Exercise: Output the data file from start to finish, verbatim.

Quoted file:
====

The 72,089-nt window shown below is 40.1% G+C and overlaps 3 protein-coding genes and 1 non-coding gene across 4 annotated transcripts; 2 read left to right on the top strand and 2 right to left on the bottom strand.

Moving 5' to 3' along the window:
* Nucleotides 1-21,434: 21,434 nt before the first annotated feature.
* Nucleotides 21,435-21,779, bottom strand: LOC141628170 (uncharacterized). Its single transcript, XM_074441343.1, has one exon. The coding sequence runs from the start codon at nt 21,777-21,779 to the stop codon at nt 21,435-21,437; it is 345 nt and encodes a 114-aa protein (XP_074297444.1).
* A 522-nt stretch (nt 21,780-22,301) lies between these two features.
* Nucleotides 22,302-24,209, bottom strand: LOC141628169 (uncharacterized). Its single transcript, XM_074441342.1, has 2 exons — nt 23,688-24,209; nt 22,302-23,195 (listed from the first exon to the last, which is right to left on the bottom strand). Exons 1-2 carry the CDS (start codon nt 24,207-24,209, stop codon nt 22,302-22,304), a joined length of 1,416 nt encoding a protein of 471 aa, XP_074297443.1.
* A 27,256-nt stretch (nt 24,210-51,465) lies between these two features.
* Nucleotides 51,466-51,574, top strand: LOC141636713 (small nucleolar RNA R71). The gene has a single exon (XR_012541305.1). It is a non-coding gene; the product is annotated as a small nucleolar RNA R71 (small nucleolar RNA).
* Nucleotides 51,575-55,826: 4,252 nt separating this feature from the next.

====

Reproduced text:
The 72,089-nt window shown below is 40.1% G+C and overlaps 3 protein-coding genes and 1 non-coding gene across 4 annotated transcripts; 2 read left to right on the top strand and 2 right to left on the bottom strand.

Moving 5' to 3' along the window:
* Nucleotides 1-21,434: 21,434 nt before the first annotated feature.
* Nucleotides 21,435-21,779, bottom strand: LOC141628170 (uncharacterized). Its single transcript, XM_074441343.1, has one exon. The coding sequence runs from the start codon at nt 21,777-21,779 to the stop codon at nt 21,435-21,437; it is 345 nt and encodes a 114-aa protein (XP_074297444.1).
* A 522-nt stretch (nt 21,780-22,301) lies between these two features.
* Nucleotides 22,302-24,209, bottom strand: LOC141628169 (uncharacterized). Its single transcript, XM_074441342.1, has 2 exons — nt 23,688-24,209; nt 22,302-23,195 (listed from the first exon to the last, which is right to left on the bottom strand). Exons 1-2 carry the CDS (start codon nt 24,207-24,209, stop codon nt 22,302-22,304), a joined length of 1,416 nt encoding a protein of 471 aa, XP_074297443.1.
* A 27,256-nt stretch (nt 24,210-51,465) lies between these two features.
* Nucleotides 51,466-51,574, top strand: LOC141636713 (small nucleolar RNA R71). The gene has a single exon (XR_012541305.1). It is a non-coding gene; the product is annotated as a small nucleolar RNA R71 (small nucleolar RNA).
* Nucleotides 51,575-55,826: 4,252 nt separating this feature from the next.